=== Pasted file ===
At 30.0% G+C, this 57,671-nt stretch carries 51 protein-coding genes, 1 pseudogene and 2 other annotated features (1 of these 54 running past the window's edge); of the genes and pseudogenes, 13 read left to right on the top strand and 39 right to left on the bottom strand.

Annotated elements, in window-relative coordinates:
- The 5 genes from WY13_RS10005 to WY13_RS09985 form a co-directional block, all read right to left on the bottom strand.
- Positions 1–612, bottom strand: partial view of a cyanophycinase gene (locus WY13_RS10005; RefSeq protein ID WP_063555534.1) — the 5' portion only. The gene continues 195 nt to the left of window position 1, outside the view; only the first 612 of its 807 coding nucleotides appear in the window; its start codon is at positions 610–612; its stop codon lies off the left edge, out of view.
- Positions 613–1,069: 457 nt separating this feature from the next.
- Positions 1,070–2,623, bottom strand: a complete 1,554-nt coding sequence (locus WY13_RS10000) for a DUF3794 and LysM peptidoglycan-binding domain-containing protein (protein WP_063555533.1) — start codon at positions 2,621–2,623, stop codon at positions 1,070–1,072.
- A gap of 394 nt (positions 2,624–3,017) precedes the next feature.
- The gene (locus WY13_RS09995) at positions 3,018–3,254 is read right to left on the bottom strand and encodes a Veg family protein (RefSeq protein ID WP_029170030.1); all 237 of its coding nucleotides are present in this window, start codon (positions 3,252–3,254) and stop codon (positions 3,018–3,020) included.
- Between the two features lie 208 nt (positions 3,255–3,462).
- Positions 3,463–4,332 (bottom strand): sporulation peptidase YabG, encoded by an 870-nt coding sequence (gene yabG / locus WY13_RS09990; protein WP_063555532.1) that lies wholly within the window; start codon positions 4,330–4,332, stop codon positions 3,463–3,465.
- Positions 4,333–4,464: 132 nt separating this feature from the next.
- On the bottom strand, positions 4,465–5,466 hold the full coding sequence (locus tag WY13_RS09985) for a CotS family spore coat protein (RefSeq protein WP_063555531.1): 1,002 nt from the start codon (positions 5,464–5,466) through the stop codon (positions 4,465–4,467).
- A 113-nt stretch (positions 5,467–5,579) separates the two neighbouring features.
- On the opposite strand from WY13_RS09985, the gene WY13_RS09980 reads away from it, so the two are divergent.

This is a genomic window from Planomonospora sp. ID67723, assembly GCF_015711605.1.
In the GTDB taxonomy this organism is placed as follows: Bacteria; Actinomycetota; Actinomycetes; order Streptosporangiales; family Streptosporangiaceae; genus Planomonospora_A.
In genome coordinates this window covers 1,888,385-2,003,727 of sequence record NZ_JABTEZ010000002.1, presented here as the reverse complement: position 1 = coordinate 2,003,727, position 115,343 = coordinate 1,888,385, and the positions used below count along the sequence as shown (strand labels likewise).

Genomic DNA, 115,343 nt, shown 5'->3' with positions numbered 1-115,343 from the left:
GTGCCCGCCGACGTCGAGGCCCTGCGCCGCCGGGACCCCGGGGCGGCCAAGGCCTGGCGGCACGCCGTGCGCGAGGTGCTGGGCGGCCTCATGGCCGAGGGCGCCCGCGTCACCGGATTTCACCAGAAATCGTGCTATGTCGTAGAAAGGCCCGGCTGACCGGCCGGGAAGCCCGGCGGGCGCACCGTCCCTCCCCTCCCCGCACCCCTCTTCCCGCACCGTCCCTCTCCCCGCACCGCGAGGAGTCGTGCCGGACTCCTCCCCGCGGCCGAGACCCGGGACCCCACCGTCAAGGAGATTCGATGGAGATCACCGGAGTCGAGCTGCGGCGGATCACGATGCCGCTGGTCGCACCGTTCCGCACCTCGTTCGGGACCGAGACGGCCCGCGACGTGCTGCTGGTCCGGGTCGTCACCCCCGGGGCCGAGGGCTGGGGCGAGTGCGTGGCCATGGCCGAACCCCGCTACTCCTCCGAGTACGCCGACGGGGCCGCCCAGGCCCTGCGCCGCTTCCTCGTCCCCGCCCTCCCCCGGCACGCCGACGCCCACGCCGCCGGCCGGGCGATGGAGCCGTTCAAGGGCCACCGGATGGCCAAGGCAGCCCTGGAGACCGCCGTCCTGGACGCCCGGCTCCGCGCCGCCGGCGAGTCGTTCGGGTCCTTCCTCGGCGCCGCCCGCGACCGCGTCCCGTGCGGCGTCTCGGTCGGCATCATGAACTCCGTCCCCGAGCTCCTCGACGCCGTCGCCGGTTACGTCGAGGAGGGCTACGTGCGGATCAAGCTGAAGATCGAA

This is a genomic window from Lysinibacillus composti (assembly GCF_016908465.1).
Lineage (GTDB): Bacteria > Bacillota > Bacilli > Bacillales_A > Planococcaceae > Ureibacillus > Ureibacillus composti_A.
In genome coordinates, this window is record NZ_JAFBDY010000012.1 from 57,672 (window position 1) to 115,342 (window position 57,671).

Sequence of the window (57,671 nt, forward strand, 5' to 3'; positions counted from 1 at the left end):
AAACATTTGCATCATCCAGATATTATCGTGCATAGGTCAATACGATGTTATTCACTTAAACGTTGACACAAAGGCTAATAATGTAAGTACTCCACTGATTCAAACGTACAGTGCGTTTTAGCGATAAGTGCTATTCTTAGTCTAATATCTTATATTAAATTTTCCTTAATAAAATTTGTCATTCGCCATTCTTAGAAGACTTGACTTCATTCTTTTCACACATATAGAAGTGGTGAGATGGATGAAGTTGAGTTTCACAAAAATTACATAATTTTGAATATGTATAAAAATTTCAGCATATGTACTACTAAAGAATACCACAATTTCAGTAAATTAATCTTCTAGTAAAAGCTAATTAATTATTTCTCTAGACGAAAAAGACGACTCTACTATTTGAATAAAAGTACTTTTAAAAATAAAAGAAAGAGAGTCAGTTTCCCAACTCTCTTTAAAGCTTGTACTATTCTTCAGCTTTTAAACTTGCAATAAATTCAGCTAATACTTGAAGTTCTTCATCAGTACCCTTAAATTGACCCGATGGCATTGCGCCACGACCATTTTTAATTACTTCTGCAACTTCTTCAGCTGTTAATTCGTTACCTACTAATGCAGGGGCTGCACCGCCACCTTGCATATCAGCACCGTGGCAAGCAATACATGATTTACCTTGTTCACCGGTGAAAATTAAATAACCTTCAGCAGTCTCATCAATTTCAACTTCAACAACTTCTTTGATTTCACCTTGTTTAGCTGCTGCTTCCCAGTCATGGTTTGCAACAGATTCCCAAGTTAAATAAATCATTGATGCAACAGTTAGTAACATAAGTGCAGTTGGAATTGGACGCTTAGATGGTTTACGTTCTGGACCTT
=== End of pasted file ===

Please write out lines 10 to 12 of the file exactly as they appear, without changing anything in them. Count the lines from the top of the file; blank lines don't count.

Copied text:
- Positions 3,463–4,332 (bottom strand): sporulation peptidase YabG, encoded by an 870-nt coding sequence (gene yabG / locus WY13_RS09990; protein WP_063555532.1) that lies wholly within the window; start codon positions 4,330–4,332, stop codon positions 3,463–3,465.
- Positions 4,333–4,464: 132 nt separating this feature from the next.
- On the bottom strand, positions 4,465–5,466 hold the full coding sequence (locus tag WY13_RS09985) for a CotS family spore coat protein (RefSeq protein WP_063555531.1): 1,002 nt from the start codon (positions 5,464–5,466) through the stop codon (positions 4,465–4,467).